You gotta do what you can to protect your family


The face of intimidation

I really like “Origin.”  That seems somewhat strange considering I’ve always been a fan of (or at least apologist for) Angel’s son and this episode presents a Connor that’s almost unrecognizable.  At its worst, Connor’s presto-chango journey to mental health is a complete cheat, a way to avoid dealing with the baggage of season four and write-out an unpopular character to boot.  There’s a lot of truth to that but “Origin” proves the series isn’t quite willing to dispense with consequence altogether.  The best part of Connor, in my opinion, was his relationship with Angel and this episode is far from an easy out in that respect.

Connor’s return, naturally, brings out the worst in his father.  He stops communicating with his friends, puts his own baggage ahead of helping someone who needs it, sulks, throws a tantrum, and finally ends up discussing his problems with the representative of the Senior Partners.  That’s an oversimplification and the behavior doesn’t last long, but it’s still the sort of self-indulgent isolation that’s gotten Angel into trouble so many times before, particularly where his son’s concerned.

Of course, Connor also brings out Angel’s better qualities as he shifts into hero mode to protect his son.  His efforts to impress Connor after slaying his attackers are amusing and endearing, “It’s no big deal… but I do it a lot!” as is the quickie training regime he puts him through for his battle with Sahjhan.  Without all the baggage between them, these two are finally able to have a positive relationship and its remarkably similar to what Angel always wanted; a protégé to follow in his footsteps.  The difference is a) Connor came to Angel, not the other way round, and b) Angel’s looking to protect his son, not push him.  Much as the magical memory-wipe might be a cheat, the thing that really makes the Angel/Connor relationship work this time is that Angel remains focused on what’s best for his son and not what he wants from him.  In this context the memory-wipe is a strong mystical metaphor for the need to put the past behind you.

Alright, so that last point is a bit of a stretch but the episode wisely complicates matters with Angel fighting to keep the past from returning while Wes does everything he can to turn back the clock.  Nice as it is to see how much Angel’s changed, my favourite part of the episode is watching Wes make the same mistakes all over again.  A heartbroken Wesley runs his own investigation, his nerves becoming increasingly frayed as it leads him to an unthinkable conclusion.  And rather than confiding in anyone, particularly the best friend who’s been implicated, he takes matters into his own hands with traumatic results.  Sound familiar?  Without his memories, Wesley cannot learn from the past and so Angel’s plea, “You just have to trust me” is met with the inevitable response, “I can’t.”

Wesley, much like Connor, was able to move on after having his memories erased.  He’s a healthier man without the baggage and bitterness (he even gets the girl) but, when faced with situation he should now be equipped to deal with, he makes the wrong choice.  By the same token, Connor’s “healthy and well adjusted” and vulnerable in a way he never was before.  It’s only after he gets his memories back that he’s able to protect himself.  Don’t mistake any of this for an indictment of Angel’s decision to give up his son.  In the end, Wes asserts the need to focus on the new memories as a way of coping with the old ones.  And Connor (once more the Destoryer?) chooses to return to the life Angel built for him rather than spend any more time with his real father, the father who gave him the wisdom to make that decision.  “It’s complicated” is hardly a satisfying conclusion about what the past means, though it’s better than the “it doesn’t matter” we had to grapple with beforehand.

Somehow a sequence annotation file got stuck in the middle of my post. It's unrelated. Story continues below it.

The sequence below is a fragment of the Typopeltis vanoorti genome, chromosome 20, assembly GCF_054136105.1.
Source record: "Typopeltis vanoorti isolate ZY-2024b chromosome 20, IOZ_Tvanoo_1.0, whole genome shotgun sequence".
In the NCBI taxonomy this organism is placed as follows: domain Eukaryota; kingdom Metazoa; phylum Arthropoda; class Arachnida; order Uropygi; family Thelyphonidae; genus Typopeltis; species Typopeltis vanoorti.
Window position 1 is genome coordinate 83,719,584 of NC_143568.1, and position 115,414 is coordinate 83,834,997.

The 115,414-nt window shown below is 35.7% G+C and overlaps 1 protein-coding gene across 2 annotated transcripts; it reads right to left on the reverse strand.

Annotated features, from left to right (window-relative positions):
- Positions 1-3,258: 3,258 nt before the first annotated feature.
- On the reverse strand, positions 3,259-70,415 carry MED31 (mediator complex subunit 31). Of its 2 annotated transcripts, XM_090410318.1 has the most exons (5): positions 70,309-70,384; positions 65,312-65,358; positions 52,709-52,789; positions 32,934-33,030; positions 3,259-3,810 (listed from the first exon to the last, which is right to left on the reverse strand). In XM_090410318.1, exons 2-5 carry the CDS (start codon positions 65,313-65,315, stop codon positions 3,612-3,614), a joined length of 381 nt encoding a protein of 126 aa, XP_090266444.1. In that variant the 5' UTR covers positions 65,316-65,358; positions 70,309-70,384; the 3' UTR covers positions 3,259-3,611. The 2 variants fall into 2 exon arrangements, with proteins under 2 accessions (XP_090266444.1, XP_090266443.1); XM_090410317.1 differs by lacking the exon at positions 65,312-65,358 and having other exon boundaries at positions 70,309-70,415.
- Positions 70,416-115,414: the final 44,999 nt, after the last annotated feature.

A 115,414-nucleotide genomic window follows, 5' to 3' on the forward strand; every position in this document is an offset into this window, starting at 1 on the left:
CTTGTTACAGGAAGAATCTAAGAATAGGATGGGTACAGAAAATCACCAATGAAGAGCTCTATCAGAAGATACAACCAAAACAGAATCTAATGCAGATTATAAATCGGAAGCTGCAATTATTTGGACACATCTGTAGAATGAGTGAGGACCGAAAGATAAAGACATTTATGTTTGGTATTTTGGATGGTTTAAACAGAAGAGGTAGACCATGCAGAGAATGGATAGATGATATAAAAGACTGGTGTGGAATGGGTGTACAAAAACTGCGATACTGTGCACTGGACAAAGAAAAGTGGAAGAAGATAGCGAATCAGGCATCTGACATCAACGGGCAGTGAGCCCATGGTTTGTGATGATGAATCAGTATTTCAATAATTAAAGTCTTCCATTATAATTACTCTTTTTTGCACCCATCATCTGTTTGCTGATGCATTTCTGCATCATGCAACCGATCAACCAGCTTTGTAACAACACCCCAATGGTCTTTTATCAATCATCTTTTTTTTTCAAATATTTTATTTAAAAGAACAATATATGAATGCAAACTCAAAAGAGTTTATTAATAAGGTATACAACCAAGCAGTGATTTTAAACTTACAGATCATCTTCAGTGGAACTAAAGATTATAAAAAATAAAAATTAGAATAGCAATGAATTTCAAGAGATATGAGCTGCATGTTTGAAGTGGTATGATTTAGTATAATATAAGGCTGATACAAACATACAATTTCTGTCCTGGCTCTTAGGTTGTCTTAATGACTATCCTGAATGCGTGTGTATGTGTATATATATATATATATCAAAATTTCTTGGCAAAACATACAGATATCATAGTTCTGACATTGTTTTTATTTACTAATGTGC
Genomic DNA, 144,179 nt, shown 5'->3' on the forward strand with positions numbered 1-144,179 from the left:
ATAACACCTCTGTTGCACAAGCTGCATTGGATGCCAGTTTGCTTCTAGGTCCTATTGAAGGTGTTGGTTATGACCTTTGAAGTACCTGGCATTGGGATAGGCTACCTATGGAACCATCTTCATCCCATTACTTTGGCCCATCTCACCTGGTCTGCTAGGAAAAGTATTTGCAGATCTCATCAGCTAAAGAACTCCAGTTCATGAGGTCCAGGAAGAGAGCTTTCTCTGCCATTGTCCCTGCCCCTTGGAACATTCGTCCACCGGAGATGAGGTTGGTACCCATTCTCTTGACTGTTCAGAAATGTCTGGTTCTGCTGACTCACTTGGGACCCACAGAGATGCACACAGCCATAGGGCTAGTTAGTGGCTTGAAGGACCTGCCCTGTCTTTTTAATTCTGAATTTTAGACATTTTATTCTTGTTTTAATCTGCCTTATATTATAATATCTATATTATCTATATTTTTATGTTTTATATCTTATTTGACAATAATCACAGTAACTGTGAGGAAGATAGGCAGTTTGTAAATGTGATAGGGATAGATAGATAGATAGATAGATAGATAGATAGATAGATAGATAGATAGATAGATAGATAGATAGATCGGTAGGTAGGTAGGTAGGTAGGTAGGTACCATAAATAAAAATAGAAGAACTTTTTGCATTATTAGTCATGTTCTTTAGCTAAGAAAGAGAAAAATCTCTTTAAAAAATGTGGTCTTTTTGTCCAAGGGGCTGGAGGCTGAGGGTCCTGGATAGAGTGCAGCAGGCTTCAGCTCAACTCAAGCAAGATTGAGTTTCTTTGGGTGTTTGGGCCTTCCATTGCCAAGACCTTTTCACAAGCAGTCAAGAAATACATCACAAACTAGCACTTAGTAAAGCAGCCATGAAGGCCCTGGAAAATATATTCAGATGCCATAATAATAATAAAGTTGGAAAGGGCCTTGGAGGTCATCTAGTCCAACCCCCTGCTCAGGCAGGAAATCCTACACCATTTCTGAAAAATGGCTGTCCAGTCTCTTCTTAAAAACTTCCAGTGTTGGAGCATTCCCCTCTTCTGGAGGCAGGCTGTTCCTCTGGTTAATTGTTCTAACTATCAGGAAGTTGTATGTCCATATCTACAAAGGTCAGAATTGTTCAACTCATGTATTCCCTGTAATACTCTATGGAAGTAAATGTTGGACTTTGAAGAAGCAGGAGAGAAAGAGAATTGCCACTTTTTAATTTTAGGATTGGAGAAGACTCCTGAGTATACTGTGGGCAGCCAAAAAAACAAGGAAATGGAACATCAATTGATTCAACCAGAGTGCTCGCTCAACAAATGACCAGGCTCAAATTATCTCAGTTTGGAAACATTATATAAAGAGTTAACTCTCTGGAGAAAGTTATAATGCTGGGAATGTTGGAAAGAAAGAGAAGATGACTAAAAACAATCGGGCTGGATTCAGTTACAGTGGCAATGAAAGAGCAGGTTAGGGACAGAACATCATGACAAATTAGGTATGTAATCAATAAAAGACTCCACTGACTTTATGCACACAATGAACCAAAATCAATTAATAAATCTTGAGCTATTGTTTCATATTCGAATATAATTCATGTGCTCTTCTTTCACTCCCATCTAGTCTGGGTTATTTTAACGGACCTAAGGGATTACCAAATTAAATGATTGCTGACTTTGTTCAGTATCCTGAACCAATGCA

Final Thoughts

You’d never know it watching season four or Mad Men, but Vincent Kartheiser can be downright likable when given the opportunity.  Less interesting, IMO, but likeable.

Lorne gets the short end again this week, as will be the trend for the rest of the season.  It’s hard to keep an ensemble such as this balanced, particularly when past members show up for a guest appearance and others have recently become a god, but it’s still unfortunate that he’s lost his niche.  That said, it’s probably appropriate for the green guy to take a back seat with the direction Angel will be heading over the next few episodes.

Adam Baldwin remains great, for the same reasons as last week.  Wolfram & Hart always worked best when it was behaving reasonably and Hamilton is, above all, reasonable.

Nice to see Sahjhan again, however briefly, although his power level seems much diminished since he was stuck in that bottle.  How does the demon who mopped the floor with Angel get taken out by Connor?

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